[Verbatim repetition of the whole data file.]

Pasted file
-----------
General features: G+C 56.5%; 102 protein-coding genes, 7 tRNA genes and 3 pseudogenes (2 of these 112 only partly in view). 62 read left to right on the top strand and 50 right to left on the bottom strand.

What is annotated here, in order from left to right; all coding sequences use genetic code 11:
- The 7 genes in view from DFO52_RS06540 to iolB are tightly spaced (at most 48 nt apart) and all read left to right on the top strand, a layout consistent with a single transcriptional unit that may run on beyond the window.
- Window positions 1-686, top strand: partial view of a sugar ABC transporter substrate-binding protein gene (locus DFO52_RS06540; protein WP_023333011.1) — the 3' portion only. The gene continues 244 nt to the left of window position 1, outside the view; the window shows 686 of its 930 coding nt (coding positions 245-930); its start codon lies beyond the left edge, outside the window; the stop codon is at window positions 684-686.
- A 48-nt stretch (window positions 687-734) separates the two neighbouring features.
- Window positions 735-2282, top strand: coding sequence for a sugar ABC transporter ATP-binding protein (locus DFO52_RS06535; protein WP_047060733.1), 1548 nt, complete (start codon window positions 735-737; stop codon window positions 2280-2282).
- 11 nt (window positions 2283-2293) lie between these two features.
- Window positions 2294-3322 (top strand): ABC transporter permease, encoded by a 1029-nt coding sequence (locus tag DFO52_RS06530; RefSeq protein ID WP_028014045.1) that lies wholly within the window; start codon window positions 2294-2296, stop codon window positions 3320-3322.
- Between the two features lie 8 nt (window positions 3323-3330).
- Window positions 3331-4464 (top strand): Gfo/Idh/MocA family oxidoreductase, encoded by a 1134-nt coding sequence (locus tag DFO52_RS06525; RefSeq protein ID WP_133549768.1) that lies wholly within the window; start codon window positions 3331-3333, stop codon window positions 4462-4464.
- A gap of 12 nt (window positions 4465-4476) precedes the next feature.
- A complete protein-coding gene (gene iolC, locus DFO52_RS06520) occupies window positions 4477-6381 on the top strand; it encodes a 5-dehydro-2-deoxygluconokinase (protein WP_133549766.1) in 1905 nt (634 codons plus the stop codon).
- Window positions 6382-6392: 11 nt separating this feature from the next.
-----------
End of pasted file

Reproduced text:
General features: G+C 56.5%; 102 protein-coding genes, 7 tRNA genes and 3 pseudogenes (2 of these 112 only partly in view). 62 read left to right on the top strand and 50 right to left on the bottom strand.

What is annotated here, in order from left to right; all coding sequences use genetic code 11:
- The 7 genes in view from DFO52_RS06540 to iolB are tightly spaced (at most 48 nt apart) and all read left to right on the top strand, a layout consistent with a single transcriptional unit that may run on beyond the window.
- Window positions 1-686, top strand: partial view of a sugar ABC transporter substrate-binding protein gene (locus DFO52_RS06540; protein WP_023333011.1) — the 3' portion only. The gene continues 244 nt to the left of window position 1, outside the view; the window shows 686 of its 930 coding nt (coding positions 245-930); its start codon lies beyond the left edge, outside the window; the stop codon is at window positions 684-686.
- A 48-nt stretch (window positions 687-734) separates the two neighbouring features.
- Window positions 735-2282, top strand: coding sequence for a sugar ABC transporter ATP-binding protein (locus DFO52_RS06535; protein WP_047060733.1), 1548 nt, complete (start codon window positions 735-737; stop codon window positions 2280-2282).
- 11 nt (window positions 2283-2293) lie between these two features.
- Window positions 2294-3322 (top strand): ABC transporter permease, encoded by a 1029-nt coding sequence (locus tag DFO52_RS06530; RefSeq protein ID WP_028014045.1) that lies wholly within the window; start codon window positions 2294-2296, stop codon window positions 3320-3322.
- Between the two features lie 8 nt (window positions 3323-3330).
- Window positions 3331-4464 (top strand): Gfo/Idh/MocA family oxidoreductase, encoded by a 1134-nt coding sequence (locus tag DFO52_RS06525; RefSeq protein ID WP_133549768.1) that lies wholly within the window; start codon window positions 3331-3333, stop codon window positions 4462-4464.
- A gap of 12 nt (window positions 4465-4476) precedes the next feature.
- A complete protein-coding gene (gene iolC, locus DFO52_RS06520) occupies window positions 4477-6381 on the top strand; it encodes a 5-dehydro-2-deoxygluconokinase (protein WP_133549766.1) in 1905 nt (634 codons plus the stop codon).
- Window positions 6382-6392: 11 nt separating this feature from the next.